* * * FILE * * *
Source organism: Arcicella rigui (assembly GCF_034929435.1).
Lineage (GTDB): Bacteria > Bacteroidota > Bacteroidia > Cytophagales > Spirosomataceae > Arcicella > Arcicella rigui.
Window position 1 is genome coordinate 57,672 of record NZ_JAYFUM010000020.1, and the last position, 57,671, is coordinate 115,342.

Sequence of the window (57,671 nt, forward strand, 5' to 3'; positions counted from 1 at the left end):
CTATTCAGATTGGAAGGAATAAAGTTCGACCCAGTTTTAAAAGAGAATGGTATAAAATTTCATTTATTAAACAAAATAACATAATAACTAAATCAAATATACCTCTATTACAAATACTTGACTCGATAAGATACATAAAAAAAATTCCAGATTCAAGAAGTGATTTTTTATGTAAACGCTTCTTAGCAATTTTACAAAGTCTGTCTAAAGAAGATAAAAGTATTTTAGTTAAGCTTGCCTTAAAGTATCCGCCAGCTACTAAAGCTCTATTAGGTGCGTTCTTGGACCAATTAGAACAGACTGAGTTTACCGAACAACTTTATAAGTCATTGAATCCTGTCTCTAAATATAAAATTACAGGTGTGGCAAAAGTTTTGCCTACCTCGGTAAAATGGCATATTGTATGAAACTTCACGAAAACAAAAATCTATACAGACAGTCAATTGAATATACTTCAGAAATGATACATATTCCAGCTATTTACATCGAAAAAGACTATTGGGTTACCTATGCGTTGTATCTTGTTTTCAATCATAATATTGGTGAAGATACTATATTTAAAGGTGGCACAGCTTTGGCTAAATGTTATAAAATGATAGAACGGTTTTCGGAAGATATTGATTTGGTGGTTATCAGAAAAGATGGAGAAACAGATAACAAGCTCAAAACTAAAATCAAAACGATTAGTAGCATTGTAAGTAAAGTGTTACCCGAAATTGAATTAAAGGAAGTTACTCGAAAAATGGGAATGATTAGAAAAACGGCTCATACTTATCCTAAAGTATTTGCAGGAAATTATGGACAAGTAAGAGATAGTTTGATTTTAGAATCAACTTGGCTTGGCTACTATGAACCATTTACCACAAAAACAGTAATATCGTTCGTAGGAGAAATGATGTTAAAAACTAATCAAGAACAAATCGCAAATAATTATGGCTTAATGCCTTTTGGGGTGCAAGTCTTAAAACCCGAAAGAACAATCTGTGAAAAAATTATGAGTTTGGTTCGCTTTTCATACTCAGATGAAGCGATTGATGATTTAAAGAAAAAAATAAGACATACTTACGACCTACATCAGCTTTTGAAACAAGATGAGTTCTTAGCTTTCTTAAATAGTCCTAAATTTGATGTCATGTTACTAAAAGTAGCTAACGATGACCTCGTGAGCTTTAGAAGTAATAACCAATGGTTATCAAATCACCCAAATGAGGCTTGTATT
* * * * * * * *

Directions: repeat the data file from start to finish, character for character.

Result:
Source organism: Arcicella rigui (assembly GCF_034929435.1).
Lineage (GTDB): Bacteria > Bacteroidota > Bacteroidia > Cytophagales > Spirosomataceae > Arcicella > Arcicella rigui.
Window position 1 is genome coordinate 57,672 of record NZ_JAYFUM010000020.1, and the last position, 57,671, is coordinate 115,342.

Sequence of the window (57,671 nt, forward strand, 5' to 3'; positions counted from 1 at the left end):
CTATTCAGATTGGAAGGAATAAAGTTCGACCCAGTTTTAAAAGAGAATGGTATAAAATTTCATTTATTAAACAAAATAACATAATAACTAAATCAAATATACCTCTATTACAAATACTTGACTCGATAAGATACATAAAAAAAATTCCAGATTCAAGAAGTGATTTTTTATGTAAACGCTTCTTAGCAATTTTACAAAGTCTGTCTAAAGAAGATAAAAGTATTTTAGTTAAGCTTGCCTTAAAGTATCCGCCAGCTACTAAAGCTCTATTAGGTGCGTTCTTGGACCAATTAGAACAGACTGAGTTTACCGAACAACTTTATAAGTCATTGAATCCTGTCTCTAAATATAAAATTACAGGTGTGGCAAAAGTTTTGCCTACCTCGGTAAAATGGCATATTGTATGAAACTTCACGAAAACAAAAATCTATACAGACAGTCAATTGAATATACTTCAGAAATGATACATATTCCAGCTATTTACATCGAAAAAGACTATTGGGTTACCTATGCGTTGTATCTTGTTTTCAATCATAATATTGGTGAAGATACTATATTTAAAGGTGGCACAGCTTTGGCTAAATGTTATAAAATGATAGAACGGTTTTCGGAAGATATTGATTTGGTGGTTATCAGAAAAGATGGAGAAACAGATAACAAGCTCAAAACTAAAATCAAAACGATTAGTAGCATTGTAAGTAAAGTGTTACCCGAAATTGAATTAAAGGAAGTTACTCGAAAAATGGGAATGATTAGAAAAACGGCTCATACTTATCCTAAAGTATTTGCAGGAAATTATGGACAAGTAAGAGATAGTTTGATTTTAGAATCAACTTGGCTTGGCTACTATGAACCATTTACCACAAAAACAGTAATATCGTTCGTAGGAGAAATGATGTTAAAAACTAATCAAGAACAAATCGCAAATAATTATGGCTTAATGCCTTTTGGGGTGCAAGTCTTAAAACCCGAAAGAACAATCTGTGAAAAAATTATGAGTTTGGTTCGCTTTTCATACTCAGATGAAGCGATTGATGATTTAAAGAAAAAAATAAGACATACTTACGACCTACATCAGCTTTTGAAACAAGATGAGTTCTTAGCTTTCTTAAATAGTCCTAAATTTGATGTCATGTTACTAAAAGTAGCTAACGATGACCTCGTGAGCTTTAGAAGTAATAACCAATGGTTATCAAATCACCCAAATGAGGCTTGTATT